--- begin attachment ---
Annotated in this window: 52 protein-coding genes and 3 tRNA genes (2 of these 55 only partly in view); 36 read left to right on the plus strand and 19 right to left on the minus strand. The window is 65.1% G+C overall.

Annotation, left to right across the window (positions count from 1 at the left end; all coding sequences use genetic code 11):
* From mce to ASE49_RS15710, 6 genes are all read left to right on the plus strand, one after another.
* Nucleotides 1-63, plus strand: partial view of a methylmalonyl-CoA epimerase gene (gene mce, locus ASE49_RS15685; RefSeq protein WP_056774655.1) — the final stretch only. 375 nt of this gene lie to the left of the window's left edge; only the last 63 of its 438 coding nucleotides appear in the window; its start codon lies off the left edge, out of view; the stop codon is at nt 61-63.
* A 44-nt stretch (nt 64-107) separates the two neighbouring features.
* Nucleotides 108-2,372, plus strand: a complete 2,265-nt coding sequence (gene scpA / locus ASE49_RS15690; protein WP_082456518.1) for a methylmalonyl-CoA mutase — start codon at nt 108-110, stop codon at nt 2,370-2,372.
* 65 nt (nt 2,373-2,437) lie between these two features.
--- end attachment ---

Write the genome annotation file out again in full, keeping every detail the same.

Annotated in this window: 52 protein-coding genes and 3 tRNA genes (2 of these 55 only partly in view); 36 read left to right on the plus strand and 19 right to left on the minus strand. The window is 65.1% G+C overall.

Annotation, left to right across the window (positions count from 1 at the left end; all coding sequences use genetic code 11):
* From mce to ASE49_RS15710, 6 genes are all read left to right on the plus strand, one after another.
* Nucleotides 1-63, plus strand: partial view of a methylmalonyl-CoA epimerase gene (gene mce, locus ASE49_RS15685; RefSeq protein WP_056774655.1) — the final stretch only. 375 nt of this gene lie to the left of the window's left edge; only the last 63 of its 438 coding nucleotides appear in the window; its start codon lies off the left edge, out of view; the stop codon is at nt 61-63.
* A 44-nt stretch (nt 64-107) separates the two neighbouring features.
* Nucleotides 108-2,372, plus strand: a complete 2,265-nt coding sequence (gene scpA / locus ASE49_RS15690; protein WP_082456518.1) for a methylmalonyl-CoA mutase — start codon at nt 108-110, stop codon at nt 2,370-2,372.
* 65 nt (nt 2,373-2,437) lie between these two features.